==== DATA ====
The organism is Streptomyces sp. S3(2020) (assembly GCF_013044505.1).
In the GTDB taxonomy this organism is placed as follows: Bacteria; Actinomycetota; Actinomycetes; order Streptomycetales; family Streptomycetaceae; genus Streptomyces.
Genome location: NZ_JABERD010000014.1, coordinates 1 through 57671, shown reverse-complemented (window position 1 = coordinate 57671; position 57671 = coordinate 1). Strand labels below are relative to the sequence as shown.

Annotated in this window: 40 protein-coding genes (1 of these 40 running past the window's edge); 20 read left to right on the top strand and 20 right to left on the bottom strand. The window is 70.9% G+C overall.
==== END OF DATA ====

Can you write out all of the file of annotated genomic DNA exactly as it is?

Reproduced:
The organism is Streptomyces sp. S3(2020) (assembly GCF_013044505.1).
In the GTDB taxonomy this organism is placed as follows: Bacteria; Actinomycetota; Actinomycetes; order Streptomycetales; family Streptomycetaceae; genus Streptomyces.
Genome location: NZ_JABERD010000014.1, coordinates 1 through 57671, shown reverse-complemented (window position 1 = coordinate 57671; position 57671 = coordinate 1). Strand labels below are relative to the sequence as shown.

Annotated in this window: 40 protein-coding genes (1 of these 40 running past the window's edge); 20 read left to right on the top strand and 20 right to left on the bottom strand. The window is 70.9% G+C overall.